President Donald Trump’s comments on July 14, calling for some Democratic congresswomen to “go back” to their countries of origin, have been widely condemned as racist.
“Why don’t they go back and help fix the totally broken and crime infested places from which they came,” the president wrote on in one of a number of tweets aimed at what he called “‘Progressive’ Democrat Congresswomen.”
Despite not naming them all, most have assumed Trump was referring to four women of color: Reps. Alexandria Ocasio-Cortez of New York, Ilhan Omar of Minnesota, Ayanna Pressley of Massachusetts and Rashida Tlaib of Michigan.
They are all U.S. citizens and only Omar was born abroad, in Somalia.
In a series of follow-up tweets, Trump said the representatives all “hate Israel with a true and unbridled passion” and have “made Israel feel abandoned by the U.S.”
The president presumably was referring to the rising wave of Israel criticism in the Democratic Party that some of these congresswomen have helped to spearhead.
Omar specifically came under fire earlier this year for some comments about the American Israel Public Affairs Committee that some took to be anti-Semitic. Tlaib took heat as well for comments on Israel’s founding after the Holocaust, which some saw as revisionist.
“We all know that AOC and this crowd are a bunch of Communists, they hate Israel, they hate our own Country,” Trump wrote.
For Jewish groups and lawmakers on both sides of the aisle, Trump’s comments have struck an intense chord. Here’s how many of them have responded.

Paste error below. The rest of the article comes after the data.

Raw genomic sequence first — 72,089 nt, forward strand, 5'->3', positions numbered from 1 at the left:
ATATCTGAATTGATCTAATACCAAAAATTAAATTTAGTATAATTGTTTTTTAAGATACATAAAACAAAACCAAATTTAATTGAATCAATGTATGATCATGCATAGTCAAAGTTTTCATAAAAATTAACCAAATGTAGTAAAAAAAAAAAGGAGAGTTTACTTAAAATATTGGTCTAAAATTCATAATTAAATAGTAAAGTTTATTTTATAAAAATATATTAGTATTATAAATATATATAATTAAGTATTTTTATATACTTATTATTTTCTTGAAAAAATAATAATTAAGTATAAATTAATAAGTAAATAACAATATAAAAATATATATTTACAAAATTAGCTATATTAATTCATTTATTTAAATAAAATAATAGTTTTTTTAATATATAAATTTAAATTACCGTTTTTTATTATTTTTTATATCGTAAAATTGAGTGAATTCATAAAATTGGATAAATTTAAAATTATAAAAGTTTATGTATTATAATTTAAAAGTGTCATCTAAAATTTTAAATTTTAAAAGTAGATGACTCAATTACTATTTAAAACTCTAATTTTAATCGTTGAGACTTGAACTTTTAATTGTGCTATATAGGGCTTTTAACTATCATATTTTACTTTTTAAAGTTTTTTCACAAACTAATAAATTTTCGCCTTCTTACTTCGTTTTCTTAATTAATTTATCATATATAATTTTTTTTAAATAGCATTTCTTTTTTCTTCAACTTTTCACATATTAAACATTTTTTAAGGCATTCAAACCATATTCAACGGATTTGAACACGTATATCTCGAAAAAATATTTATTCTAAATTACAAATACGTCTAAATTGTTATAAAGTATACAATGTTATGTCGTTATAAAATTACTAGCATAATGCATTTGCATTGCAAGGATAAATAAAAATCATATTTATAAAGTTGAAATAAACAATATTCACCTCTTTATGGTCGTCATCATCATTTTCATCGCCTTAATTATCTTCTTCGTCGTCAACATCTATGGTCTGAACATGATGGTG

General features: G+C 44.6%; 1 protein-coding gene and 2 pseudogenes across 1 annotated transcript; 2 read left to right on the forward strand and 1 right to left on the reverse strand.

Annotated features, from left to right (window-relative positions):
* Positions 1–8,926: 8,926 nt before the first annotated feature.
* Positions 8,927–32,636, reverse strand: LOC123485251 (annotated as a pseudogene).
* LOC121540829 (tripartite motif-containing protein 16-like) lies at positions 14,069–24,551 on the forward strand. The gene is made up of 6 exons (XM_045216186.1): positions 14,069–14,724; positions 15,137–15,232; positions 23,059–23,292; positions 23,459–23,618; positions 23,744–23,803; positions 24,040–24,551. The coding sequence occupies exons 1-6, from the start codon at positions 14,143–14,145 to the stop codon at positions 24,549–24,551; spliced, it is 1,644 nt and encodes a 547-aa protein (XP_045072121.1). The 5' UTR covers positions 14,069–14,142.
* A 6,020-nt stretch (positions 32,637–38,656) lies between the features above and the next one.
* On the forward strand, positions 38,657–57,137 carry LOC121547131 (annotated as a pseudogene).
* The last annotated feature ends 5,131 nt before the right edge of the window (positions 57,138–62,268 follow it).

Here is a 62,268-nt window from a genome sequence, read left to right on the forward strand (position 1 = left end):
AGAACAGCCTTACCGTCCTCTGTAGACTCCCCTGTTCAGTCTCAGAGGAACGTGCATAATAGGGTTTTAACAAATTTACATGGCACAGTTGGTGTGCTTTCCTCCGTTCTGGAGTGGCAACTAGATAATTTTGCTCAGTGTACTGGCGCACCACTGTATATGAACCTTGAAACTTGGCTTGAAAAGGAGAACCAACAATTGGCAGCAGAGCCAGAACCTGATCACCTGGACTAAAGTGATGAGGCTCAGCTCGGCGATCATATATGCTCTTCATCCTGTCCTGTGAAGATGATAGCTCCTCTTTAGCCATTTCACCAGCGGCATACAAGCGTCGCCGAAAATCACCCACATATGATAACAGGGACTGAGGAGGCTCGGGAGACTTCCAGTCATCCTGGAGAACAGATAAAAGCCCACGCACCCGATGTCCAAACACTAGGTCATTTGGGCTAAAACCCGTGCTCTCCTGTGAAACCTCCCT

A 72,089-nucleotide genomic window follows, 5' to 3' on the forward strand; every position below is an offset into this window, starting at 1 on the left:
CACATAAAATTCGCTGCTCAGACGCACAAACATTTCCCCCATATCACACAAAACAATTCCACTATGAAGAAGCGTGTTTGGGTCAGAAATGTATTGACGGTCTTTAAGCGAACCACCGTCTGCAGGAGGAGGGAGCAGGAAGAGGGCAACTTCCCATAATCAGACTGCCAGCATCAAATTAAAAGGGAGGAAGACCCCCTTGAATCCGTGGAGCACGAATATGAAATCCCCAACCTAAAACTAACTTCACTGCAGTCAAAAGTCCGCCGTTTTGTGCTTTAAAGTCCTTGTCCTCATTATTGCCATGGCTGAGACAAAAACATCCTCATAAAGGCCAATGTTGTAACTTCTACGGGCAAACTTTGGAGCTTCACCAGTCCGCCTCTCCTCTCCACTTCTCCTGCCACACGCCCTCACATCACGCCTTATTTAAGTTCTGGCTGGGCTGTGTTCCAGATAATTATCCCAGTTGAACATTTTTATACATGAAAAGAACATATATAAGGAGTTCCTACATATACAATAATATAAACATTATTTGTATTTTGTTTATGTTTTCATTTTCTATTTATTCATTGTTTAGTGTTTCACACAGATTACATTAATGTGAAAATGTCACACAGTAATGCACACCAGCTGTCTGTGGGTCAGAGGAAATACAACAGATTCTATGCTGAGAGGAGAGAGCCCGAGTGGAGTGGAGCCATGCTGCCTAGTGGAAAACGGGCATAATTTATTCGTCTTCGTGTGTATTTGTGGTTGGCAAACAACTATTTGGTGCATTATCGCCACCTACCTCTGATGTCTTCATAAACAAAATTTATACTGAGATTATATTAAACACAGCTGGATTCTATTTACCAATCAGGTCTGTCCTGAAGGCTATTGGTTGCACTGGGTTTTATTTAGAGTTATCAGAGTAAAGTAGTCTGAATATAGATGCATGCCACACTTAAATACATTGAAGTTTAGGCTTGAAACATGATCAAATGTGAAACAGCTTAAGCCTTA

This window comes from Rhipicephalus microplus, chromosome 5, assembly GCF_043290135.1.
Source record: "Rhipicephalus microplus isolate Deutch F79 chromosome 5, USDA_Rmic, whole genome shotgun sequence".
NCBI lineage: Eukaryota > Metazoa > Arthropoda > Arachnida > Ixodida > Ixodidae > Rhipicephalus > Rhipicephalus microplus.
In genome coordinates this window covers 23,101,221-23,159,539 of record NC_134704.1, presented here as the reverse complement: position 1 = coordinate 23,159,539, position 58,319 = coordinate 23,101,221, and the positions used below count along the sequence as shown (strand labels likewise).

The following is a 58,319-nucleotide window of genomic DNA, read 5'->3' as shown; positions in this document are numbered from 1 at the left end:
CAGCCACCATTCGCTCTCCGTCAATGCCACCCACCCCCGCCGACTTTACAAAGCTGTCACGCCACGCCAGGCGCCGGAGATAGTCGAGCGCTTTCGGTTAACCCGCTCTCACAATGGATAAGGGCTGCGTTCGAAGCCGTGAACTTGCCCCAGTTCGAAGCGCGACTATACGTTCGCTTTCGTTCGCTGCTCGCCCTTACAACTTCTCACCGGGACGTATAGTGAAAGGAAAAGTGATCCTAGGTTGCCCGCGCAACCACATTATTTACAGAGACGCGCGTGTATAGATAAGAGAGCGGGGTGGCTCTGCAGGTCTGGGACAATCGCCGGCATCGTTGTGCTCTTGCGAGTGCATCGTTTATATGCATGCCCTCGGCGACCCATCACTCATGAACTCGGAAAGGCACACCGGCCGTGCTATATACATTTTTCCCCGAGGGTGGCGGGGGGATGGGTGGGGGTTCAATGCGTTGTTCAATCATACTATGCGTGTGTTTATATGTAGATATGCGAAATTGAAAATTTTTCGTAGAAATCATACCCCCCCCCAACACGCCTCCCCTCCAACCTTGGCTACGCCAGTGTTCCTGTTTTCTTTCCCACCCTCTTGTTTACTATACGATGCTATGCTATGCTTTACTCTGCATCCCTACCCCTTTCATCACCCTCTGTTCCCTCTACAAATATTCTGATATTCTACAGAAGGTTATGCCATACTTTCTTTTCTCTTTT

The Republican Jewish Coalition said it agreed with a comment by Sen. Lindsey Graham in response to Trump’s tweets calling the Democratic congresswomen “a bunch of communists” and saying “They hate Israel. They hate our own country.”
Halie Soifer, the executive director of the Jewish Democratic Council of America, called Trump “America’s ‘Racist in Chief’” in a statement denouncing the comment.
Jonathan Greenblatt, the national director of the Anti-Defamation League, called the comments “flat-out racist” and “xenophobic.” He also criticized Trump for “using Israel to defend his blatant racism.”
Abraham Foxman, the former longtime director of the ADL, called the tweet “one of the oldest xenophobic prejudiced comments expressed by bigots in our country.”
The American Jewish Committee praised diversity in response to Trump’s comments. “Surely we can have policy debates in this country without resorting to potshots at our opponents’ identities or origins,” the organization said.
The Simon Wiesenthal Center said “Every American came from somewhere. Time for everyone in #WashingtonDC to drop the identity politics #racism.”
Bend the Arc: Jewish Action called Trump “a racist and white supremacist” and criticized Republicans for not condemning the remarks.
Senate Minority Leader Chuck Schumer, D-N.Y. asked on Twitter, “Is the Republican silence over President @realDonaldTrump’s racism agreement or embarrassment?”
Sen. Bernie Sanders, D-Vt., described the president as “a liar, a fraud, a narcissist and a bully” in response to the comments.
Rep. Elissa Slotkin, D-Mich., called the comments “racist and hateful.”
“Telling a group of American women of color to go back to their country is fundamentally un-American,” she wrote on Twitter.
Rep. Eliot Engel, D-N.Y., condemned the comments on Twitter, calling them “xenophobic.”
Josefin Dolstein writes for the JTA international news agency and wire service.